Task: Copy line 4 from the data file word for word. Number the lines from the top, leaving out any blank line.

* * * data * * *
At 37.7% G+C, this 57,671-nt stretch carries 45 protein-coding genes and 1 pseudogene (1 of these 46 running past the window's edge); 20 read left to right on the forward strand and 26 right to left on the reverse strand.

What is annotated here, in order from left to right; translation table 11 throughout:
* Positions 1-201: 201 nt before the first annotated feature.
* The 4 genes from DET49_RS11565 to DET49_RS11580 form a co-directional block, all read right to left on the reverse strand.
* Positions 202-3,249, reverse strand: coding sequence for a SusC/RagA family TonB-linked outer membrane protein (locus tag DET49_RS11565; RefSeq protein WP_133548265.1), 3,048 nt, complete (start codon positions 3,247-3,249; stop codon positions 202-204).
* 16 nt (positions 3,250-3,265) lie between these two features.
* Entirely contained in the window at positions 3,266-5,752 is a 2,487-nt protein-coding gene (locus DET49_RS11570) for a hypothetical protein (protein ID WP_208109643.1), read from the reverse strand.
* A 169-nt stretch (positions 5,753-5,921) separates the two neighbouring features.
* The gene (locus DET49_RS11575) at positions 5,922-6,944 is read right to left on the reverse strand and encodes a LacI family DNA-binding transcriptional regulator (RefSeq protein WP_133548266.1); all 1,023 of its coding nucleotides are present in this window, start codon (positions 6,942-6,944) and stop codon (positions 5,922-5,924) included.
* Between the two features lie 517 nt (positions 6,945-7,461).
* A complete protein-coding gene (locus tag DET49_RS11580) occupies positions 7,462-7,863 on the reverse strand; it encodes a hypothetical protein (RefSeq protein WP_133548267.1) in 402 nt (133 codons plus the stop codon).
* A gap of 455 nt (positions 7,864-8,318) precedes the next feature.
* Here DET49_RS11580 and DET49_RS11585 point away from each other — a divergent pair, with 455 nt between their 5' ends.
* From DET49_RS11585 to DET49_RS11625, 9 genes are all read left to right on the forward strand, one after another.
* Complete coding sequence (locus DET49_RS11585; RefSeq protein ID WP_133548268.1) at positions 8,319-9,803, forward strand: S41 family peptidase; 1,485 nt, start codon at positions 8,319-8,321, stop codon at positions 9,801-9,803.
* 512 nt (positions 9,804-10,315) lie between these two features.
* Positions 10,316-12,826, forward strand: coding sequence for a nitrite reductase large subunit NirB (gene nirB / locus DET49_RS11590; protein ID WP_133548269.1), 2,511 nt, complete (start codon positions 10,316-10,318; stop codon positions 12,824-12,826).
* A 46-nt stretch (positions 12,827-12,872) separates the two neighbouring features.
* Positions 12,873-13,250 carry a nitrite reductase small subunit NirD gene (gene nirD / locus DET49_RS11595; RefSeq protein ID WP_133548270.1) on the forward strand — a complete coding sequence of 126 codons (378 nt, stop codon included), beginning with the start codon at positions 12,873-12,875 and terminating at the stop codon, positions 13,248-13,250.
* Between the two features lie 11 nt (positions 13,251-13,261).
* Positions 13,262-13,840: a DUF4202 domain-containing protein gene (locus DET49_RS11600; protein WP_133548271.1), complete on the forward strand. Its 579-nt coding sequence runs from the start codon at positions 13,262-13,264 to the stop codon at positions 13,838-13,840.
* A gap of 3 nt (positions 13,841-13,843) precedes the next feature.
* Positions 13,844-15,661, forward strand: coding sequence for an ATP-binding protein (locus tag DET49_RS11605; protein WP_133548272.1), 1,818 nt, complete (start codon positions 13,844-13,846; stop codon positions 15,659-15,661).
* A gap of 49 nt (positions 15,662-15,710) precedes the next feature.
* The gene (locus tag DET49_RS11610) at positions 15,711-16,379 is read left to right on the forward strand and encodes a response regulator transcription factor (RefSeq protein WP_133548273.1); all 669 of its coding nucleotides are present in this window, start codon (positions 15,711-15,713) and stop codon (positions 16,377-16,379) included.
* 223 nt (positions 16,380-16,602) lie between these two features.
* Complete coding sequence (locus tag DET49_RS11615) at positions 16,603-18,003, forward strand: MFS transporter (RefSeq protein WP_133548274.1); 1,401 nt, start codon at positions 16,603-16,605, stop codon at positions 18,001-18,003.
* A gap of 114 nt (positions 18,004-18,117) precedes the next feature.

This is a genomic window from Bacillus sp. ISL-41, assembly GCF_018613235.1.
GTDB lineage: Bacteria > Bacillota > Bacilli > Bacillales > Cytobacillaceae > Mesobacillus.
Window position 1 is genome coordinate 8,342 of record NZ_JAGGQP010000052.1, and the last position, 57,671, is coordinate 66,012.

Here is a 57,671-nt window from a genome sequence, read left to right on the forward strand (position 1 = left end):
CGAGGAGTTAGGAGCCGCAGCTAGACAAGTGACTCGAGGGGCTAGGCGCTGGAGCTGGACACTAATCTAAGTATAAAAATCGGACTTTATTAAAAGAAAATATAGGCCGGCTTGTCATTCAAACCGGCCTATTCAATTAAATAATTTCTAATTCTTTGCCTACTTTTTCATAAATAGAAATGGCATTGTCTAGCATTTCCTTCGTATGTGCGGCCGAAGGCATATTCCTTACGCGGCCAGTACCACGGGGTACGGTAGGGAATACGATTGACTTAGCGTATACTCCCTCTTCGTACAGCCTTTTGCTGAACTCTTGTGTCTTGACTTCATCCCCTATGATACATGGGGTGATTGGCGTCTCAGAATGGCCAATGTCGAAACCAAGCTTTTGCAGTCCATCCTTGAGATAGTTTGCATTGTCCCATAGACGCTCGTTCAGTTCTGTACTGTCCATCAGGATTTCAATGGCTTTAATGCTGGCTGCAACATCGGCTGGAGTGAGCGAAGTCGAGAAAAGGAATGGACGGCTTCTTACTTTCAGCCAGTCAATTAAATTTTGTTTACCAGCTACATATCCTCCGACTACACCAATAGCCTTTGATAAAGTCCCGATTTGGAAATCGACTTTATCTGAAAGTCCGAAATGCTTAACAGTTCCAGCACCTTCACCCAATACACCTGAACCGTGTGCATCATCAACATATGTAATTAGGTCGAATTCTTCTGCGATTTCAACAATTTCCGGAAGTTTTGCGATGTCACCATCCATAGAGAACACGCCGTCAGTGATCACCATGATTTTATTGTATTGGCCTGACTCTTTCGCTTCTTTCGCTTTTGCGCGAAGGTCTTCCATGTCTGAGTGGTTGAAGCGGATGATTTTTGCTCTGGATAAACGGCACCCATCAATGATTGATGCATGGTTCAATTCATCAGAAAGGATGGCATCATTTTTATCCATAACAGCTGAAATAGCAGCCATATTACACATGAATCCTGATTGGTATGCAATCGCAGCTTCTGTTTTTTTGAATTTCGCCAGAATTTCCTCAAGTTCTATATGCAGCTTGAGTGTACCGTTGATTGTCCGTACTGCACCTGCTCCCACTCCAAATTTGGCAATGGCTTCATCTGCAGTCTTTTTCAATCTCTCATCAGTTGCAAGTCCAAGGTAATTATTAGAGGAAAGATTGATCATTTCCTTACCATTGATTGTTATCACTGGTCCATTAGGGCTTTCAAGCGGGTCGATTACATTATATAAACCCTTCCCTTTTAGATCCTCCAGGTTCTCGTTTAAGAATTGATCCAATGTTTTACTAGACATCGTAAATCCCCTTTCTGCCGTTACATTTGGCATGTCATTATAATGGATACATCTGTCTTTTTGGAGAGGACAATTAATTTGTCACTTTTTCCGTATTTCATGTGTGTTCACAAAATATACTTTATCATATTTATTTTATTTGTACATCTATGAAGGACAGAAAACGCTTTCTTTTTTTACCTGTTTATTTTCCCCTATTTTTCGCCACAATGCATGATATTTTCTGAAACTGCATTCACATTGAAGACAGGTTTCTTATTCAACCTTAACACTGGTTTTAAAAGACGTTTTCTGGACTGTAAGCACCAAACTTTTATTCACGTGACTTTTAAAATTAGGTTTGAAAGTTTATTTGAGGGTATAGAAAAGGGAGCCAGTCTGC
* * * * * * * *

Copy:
* The 4 genes from DET49_RS11565 to DET49_RS11580 form a co-directional block, all read right to left on the reverse strand.